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Chainsawing for conservation: Ecologically informed tree removal for habitat management

Authors

  • David A. Pike,

  • Jonathan K. Webb,

  • Richard Shine


David Pike carried out this work while undertaking postgraduate studies at The University of Sydney (School of Biological Sciences A08, Sydney, NSW 2006, Australia; Tel: (07) 4740 4911; Email: david.pike22@gmail.com; (Present address: School of Marine and Tropical Biology, James Cook University, Townsville, QLD 4812, Australia)). Jonathan Webb is a Research Fellow with The University of Sydney (School of Biological Sciences A08, Sydney, NSW 2006, Australia; Tel: (02) 9351 5571; Email: jonathan.webb@sydney.edu.au). Richard Shine is a Professor in Evolutionary Biology with The University of Sydney (School of Biological Sciences A08, Sydney, NSW 2006, Australia; Tel: (02) 9351 3772; Email: rick.shine@sydney.edu.au). This project is part of an Australian Council Linkage Grant aimed at identifying and reversing the habitat shifts that have endangered the Broad-headed Snake, Hoplocephalus bungaroides.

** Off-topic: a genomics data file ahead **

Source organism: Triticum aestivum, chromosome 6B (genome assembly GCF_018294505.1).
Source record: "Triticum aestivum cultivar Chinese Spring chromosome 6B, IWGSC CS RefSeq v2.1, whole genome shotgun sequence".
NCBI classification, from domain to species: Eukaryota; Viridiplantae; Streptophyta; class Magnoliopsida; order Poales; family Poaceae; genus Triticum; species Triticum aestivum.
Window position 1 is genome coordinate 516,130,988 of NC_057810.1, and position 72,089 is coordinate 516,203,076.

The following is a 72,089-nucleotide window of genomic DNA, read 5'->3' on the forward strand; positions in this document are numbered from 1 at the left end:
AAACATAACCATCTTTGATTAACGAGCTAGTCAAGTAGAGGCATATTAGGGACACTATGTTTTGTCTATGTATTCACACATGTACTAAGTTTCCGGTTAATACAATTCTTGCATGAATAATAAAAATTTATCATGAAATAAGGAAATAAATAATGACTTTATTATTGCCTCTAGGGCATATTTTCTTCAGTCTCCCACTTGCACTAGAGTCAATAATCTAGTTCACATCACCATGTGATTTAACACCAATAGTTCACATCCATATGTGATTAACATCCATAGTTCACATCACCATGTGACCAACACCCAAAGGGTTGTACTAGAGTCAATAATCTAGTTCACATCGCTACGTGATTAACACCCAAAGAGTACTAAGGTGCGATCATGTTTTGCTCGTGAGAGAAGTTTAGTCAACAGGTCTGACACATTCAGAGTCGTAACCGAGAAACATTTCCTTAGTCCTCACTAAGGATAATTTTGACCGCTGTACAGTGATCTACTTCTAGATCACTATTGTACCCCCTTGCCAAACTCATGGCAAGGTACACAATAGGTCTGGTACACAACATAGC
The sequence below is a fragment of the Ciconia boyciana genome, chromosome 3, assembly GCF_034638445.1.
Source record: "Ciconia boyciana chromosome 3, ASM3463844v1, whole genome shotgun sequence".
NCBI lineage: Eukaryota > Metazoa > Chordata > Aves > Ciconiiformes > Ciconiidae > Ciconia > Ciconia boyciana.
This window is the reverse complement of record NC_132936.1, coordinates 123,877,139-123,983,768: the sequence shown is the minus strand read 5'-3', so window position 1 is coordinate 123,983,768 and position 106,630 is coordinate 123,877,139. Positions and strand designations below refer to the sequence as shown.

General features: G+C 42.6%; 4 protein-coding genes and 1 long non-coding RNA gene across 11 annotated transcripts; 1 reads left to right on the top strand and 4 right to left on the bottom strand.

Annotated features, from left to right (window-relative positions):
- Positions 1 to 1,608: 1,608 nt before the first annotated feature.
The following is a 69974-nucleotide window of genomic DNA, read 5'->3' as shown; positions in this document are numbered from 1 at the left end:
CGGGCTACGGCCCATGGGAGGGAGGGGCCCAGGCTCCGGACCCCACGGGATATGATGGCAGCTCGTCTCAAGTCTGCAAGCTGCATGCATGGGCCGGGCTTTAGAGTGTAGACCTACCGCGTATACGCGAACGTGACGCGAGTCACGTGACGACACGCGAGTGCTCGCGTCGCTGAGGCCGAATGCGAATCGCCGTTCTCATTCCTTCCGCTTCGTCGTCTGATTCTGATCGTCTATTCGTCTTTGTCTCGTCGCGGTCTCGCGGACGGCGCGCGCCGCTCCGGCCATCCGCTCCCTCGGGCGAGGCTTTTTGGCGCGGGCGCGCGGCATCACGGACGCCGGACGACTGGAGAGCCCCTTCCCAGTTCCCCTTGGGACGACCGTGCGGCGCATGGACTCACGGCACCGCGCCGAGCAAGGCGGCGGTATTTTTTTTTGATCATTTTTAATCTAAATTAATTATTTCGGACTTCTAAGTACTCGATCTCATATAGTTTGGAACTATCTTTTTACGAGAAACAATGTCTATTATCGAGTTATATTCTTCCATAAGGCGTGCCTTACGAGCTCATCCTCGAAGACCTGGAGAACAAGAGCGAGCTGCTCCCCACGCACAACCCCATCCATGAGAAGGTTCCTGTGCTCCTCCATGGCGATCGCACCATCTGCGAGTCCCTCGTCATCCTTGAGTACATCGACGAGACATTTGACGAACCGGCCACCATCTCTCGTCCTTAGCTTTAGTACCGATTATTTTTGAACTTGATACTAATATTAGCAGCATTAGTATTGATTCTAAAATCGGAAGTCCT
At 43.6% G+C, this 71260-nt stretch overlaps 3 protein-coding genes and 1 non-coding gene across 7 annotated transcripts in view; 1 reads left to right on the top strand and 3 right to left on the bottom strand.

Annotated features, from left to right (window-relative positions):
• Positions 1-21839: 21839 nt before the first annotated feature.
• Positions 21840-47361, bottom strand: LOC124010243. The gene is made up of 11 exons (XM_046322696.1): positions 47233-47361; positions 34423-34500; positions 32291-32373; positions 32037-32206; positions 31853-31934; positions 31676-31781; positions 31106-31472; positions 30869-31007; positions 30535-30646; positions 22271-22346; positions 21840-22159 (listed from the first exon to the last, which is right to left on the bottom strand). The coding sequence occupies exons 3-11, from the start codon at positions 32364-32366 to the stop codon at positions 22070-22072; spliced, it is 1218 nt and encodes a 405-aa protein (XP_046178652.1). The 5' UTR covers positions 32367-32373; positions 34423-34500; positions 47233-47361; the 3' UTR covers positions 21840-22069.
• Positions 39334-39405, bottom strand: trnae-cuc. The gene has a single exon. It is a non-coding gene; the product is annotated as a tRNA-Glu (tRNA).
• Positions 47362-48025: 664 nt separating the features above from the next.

Abstract

Summary  In many ecosystems, increases in vegetation density and the resulting closure of forest canopies are threatening the viability of species that depend upon open, sunlight-exposed habitats. Consequently, we need to develop management strategies that recreate open habitats while minimizing the impacts on non-target areas. Selective logging creates canopy gaps, but may result in undesirable effects in other respects. Thus, chainsaws have not been a popular tool for conservation. We conducted a landscape-scale experiment to test whether selective tree removal can restore patch-level habitat quality for Australia’s most endangered snake (Hoplocephalus bungaroides) and its main prey (the lizard Oedura lesueurii). We selectively removed canopy trees surrounding 25 overgrown rock outcrops and compared the resultant habitat structure and abiotic conditions to 30 overgrown, shady outcrops and 20 open, sunny outcrops. Removing vegetation decreased canopy cover by 19% in experimental plots and increased incident radiation and thermal regimes. These changes increased the availability of suitable shelter sites for our target species by 131%. At the landscape scale, our manipulations had a trivial effect on forest habitat; by increasing the area of sun-exposed outcrops, we decreased forest cover by <0.1%. Our results show that targeted canopy removal can increase the availability of sun-exposed habitat patches for endangered species in biologically meaningful ways. Thus, selective tree felling may be an effective conservation tool for open-habitat specialists threatened by vegetation overgrowth.

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